PR, who do you think you are?


Who else wants a try at defining PR? Anyone want to come up here?

I’m sure by now you may have noticed that the PRSA is working to develop a new definition of PR. Three draft choices are up in an article posted on and the chosen definition is to be announced on February 27 after public voting.

I don’t know about you but I just wonder if this exercise is in vain. Isn’t there any definition out there right now that we can just keep using? Or has the corporate social landscape changed so much over the past twenty  or so years that Cutlip and Center’s definition doesn’t work for us anymore? And what does the surge and growing importance of social media mean if we want to redefine what public relations means?

In any case, I don’t really think the three definitions to vote on (please look them up and see what you think) are really all that different from the original. Only one of the definitions even mentions communications!

If I was to explain PR and what we do to a friend or relative, I think I would just tell them: “We communicate. So we write, we read, we listen. We get in touch with people who matter to us. There are a lot of way to do this. It’s important because our organization is a big part of our community and we have to know what’s happening and what’s important and our community needs to know what we’re up to.” Put another way: Public Relations is when we manage relationships through effective communication.

I don’t think I’m too far off base. And we’re not cluttering the definition up with words like strategy and organization and stakeholders and blah blah blah (note that synergy, dynamic and robust are not words I chose either).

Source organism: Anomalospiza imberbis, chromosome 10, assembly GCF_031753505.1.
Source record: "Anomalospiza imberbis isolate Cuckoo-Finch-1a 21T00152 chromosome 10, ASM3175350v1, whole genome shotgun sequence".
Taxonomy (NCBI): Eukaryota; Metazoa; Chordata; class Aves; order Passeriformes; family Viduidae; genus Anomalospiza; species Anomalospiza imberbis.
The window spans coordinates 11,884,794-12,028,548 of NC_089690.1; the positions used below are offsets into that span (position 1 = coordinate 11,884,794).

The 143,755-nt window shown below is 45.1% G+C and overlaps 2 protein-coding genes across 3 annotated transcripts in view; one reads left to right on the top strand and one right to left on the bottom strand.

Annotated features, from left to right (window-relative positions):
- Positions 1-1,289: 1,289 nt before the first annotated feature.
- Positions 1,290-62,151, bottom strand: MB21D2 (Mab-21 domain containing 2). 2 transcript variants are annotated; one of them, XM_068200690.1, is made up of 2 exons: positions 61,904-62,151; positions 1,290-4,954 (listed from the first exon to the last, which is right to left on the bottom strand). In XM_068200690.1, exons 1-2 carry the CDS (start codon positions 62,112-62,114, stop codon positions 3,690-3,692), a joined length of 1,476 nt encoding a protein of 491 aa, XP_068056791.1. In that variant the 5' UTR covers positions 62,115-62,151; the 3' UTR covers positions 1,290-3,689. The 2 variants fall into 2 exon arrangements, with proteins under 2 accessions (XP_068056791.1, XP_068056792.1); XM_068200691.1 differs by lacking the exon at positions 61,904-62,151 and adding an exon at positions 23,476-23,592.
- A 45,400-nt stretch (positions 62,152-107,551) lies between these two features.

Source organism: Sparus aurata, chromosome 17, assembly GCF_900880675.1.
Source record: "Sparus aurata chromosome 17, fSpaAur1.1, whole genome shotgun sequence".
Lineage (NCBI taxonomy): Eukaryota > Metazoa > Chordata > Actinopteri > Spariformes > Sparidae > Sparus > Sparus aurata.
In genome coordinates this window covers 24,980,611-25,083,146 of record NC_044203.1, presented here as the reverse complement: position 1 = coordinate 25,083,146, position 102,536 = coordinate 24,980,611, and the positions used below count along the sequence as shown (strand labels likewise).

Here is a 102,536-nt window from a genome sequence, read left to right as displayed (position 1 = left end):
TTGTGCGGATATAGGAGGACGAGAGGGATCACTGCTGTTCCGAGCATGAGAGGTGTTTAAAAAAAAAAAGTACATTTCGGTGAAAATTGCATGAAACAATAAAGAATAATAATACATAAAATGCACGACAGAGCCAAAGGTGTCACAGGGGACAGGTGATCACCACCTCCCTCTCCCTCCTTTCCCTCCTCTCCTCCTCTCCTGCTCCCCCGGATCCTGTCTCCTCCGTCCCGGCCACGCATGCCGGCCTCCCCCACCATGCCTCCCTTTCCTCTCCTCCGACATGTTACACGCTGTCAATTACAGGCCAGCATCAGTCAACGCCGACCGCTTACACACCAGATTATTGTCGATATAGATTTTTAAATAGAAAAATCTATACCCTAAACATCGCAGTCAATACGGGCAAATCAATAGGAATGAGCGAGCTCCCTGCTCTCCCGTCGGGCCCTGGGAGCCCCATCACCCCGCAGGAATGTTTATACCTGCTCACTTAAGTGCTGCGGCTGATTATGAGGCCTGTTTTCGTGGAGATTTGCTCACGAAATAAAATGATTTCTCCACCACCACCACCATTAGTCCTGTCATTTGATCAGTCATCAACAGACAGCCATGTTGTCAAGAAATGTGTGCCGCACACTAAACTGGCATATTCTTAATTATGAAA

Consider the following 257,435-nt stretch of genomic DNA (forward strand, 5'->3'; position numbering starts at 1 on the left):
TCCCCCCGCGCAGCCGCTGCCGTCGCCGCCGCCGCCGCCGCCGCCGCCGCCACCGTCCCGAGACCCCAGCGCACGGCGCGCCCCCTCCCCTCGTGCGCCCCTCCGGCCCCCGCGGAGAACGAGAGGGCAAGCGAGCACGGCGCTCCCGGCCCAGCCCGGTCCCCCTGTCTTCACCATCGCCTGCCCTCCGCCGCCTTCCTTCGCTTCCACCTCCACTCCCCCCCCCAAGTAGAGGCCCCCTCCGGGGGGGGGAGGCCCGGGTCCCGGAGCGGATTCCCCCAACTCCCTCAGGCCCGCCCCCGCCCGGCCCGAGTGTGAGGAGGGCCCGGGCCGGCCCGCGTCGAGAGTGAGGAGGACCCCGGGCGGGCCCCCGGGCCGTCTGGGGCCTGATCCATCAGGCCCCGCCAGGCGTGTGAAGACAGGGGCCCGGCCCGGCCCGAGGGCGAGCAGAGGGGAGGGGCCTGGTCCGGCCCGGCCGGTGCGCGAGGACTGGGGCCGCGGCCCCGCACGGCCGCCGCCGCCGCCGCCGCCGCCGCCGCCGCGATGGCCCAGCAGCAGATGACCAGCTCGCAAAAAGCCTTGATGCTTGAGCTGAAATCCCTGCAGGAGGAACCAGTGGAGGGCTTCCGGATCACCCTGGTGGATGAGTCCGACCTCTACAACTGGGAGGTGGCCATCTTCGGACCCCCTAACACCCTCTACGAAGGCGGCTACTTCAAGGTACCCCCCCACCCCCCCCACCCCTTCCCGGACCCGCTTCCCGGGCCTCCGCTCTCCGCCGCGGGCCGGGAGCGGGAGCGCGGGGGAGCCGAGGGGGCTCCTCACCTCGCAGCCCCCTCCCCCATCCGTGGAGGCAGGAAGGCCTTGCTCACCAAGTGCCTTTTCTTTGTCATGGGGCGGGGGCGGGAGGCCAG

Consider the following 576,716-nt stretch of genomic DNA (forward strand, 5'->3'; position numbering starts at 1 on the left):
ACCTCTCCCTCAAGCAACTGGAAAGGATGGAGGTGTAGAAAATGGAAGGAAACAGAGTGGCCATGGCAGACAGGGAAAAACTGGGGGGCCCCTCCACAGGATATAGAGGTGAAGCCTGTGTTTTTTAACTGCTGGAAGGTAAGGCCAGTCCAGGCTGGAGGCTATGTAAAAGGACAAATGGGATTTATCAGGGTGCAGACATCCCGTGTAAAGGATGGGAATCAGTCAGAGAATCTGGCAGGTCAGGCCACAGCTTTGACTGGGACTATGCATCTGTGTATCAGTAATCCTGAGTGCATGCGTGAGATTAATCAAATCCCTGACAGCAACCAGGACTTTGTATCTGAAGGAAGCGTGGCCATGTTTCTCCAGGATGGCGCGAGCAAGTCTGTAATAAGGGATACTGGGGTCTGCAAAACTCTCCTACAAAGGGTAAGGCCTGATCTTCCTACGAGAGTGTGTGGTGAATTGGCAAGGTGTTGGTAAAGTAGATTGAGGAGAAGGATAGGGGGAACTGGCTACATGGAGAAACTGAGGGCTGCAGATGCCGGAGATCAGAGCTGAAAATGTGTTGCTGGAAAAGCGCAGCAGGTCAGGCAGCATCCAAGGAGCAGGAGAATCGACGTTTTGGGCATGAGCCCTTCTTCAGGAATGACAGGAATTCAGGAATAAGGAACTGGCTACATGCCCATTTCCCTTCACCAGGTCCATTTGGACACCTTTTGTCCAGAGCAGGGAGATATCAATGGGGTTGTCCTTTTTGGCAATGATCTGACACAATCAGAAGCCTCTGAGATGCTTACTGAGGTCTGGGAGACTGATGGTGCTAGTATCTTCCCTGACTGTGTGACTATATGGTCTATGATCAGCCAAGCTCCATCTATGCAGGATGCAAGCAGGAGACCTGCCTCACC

I’d like to know what you think.



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4 responses to “PR, who do you think you are?

  1. Great article! I noticed in the course materials and textbook, a shift to rename what the PR function is. I often have trouble explaining to friends and family, too! Glad to see I am not alone LOL

    I’m not really a fan of any of the “new” definitions mentioned, and I agree that they don’t seem too different!

  2. Nikki

    Okay, cool.l It’s not just me! I still wonder what the point of it was, really. PR for PR’s sake?

  3. I wonder why we are always trying to explain what we do. A case of insecurity?

    • Or years of trying to escape misconceptions about our roles; that we’re not trying to hide the truth or bend it to our wills for the sake of corporate reputation.

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